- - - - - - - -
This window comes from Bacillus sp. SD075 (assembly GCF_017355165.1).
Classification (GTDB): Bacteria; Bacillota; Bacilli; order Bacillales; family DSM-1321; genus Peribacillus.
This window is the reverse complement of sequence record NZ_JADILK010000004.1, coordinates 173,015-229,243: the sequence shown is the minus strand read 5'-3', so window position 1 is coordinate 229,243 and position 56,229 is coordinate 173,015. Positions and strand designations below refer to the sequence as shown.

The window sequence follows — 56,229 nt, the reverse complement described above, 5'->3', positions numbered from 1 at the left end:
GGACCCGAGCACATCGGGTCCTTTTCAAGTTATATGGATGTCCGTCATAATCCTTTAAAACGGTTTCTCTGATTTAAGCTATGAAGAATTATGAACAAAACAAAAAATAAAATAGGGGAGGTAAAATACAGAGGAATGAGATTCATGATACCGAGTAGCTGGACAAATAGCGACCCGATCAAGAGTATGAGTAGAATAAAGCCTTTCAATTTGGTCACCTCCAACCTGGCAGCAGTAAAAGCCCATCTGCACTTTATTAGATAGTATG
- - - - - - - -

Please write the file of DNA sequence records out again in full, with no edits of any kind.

This window comes from Bacillus sp. SD075 (assembly GCF_017355165.1).
Classification (GTDB): Bacteria; Bacillota; Bacilli; order Bacillales; family DSM-1321; genus Peribacillus.
This window is the reverse complement of sequence record NZ_JADILK010000004.1, coordinates 173,015-229,243: the sequence shown is the minus strand read 5'-3', so window position 1 is coordinate 229,243 and position 56,229 is coordinate 173,015. Positions and strand designations below refer to the sequence as shown.

The window sequence follows — 56,229 nt, the reverse complement described above, 5'->3', positions numbered from 1 at the left end:
GGACCCGAGCACATCGGGTCCTTTTCAAGTTATATGGATGTCCGTCATAATCCTTTAAAACGGTTTCTCTGATTTAAGCTATGAAGAATTATGAACAAAACAAAAAATAAAATAGGGGAGGTAAAATACAGAGGAATGAGATTCATGATACCGAGTAGCTGGACAAATAGCGACCCGATCAAGAGTATGAGTAGAATAAAGCCTTTCAATTTGGTCACCTCCAACCTGGCAGCAGTAAAAGCCCATCTGCACTTTATTAGATAGTATG